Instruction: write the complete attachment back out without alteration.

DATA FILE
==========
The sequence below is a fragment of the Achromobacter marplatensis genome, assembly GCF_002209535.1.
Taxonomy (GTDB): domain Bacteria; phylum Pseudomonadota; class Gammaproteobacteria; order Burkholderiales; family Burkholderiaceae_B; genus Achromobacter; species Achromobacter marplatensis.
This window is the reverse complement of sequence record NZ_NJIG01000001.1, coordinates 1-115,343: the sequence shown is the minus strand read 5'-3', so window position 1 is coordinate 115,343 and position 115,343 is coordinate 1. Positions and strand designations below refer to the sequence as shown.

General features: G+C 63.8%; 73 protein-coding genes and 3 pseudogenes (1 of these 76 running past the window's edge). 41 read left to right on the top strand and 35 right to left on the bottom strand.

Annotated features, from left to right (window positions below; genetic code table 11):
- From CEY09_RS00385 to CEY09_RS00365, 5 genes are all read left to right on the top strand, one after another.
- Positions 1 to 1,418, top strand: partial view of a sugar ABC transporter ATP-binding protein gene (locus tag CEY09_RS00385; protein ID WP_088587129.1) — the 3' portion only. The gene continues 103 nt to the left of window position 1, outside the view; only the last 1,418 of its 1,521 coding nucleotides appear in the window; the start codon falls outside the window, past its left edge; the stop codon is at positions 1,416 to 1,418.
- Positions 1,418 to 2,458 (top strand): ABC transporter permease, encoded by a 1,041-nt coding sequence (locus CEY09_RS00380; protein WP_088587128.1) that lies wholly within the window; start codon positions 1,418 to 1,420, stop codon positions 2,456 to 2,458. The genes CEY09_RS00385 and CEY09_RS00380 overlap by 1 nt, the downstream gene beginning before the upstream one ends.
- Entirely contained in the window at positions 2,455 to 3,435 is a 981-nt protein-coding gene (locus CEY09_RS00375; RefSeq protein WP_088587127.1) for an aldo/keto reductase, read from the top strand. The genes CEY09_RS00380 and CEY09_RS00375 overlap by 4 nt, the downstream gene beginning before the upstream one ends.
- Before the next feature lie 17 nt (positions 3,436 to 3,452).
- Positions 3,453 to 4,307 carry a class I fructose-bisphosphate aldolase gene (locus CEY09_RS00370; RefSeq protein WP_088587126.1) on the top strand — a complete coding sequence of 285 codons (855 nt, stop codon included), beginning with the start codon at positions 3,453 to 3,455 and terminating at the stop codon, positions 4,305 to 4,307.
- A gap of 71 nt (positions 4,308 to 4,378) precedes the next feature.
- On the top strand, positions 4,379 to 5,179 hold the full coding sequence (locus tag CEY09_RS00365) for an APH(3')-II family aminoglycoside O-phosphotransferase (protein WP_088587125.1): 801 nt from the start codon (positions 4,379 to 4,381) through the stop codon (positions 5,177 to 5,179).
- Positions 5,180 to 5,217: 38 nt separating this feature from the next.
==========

The sequence below is a fragment of the Achromobacter marplatensis genome, assembly GCF_002209535.1.
Taxonomy (GTDB): domain Bacteria; phylum Pseudomonadota; class Gammaproteobacteria; order Burkholderiales; family Burkholderiaceae_B; genus Achromobacter; species Achromobacter marplatensis.
This window is the reverse complement of sequence record NZ_NJIG01000001.1, coordinates 1-115,343: the sequence shown is the minus strand read 5'-3', so window position 1 is coordinate 115,343 and position 115,343 is coordinate 1. Positions and strand designations below refer to the sequence as shown.

General features: G+C 63.8%; 73 protein-coding genes and 3 pseudogenes (1 of these 76 running past the window's edge). 41 read left to right on the top strand and 35 right to left on the bottom strand.

Annotated features, from left to right (window positions below; genetic code table 11):
- From CEY09_RS00385 to CEY09_RS00365, 5 genes are all read left to right on the top strand, one after another.
- Positions 1 to 1,418, top strand: partial view of a sugar ABC transporter ATP-binding protein gene (locus tag CEY09_RS00385; protein ID WP_088587129.1) — the 3' portion only. The gene continues 103 nt to the left of window position 1, outside the view; only the last 1,418 of its 1,521 coding nucleotides appear in the window; the start codon falls outside the window, past its left edge; the stop codon is at positions 1,416 to 1,418.
- Positions 1,418 to 2,458 (top strand): ABC transporter permease, encoded by a 1,041-nt coding sequence (locus CEY09_RS00380; protein WP_088587128.1) that lies wholly within the window; start codon positions 1,418 to 1,420, stop codon positions 2,456 to 2,458. The genes CEY09_RS00385 and CEY09_RS00380 overlap by 1 nt, the downstream gene beginning before the upstream one ends.
- Entirely contained in the window at positions 2,455 to 3,435 is a 981-nt protein-coding gene (locus CEY09_RS00375; RefSeq protein WP_088587127.1) for an aldo/keto reductase, read from the top strand. The genes CEY09_RS00380 and CEY09_RS00375 overlap by 4 nt, the downstream gene beginning before the upstream one ends.
- Before the next feature lie 17 nt (positions 3,436 to 3,452).
- Positions 3,453 to 4,307 carry a class I fructose-bisphosphate aldolase gene (locus CEY09_RS00370; RefSeq protein WP_088587126.1) on the top strand — a complete coding sequence of 285 codons (855 nt, stop codon included), beginning with the start codon at positions 3,453 to 3,455 and terminating at the stop codon, positions 4,305 to 4,307.
- A gap of 71 nt (positions 4,308 to 4,378) precedes the next feature.
- On the top strand, positions 4,379 to 5,179 hold the full coding sequence (locus tag CEY09_RS00365) for an APH(3')-II family aminoglycoside O-phosphotransferase (protein WP_088587125.1): 801 nt from the start codon (positions 4,379 to 4,381) through the stop codon (positions 5,177 to 5,179).
- Positions 5,180 to 5,217: 38 nt separating this feature from the next.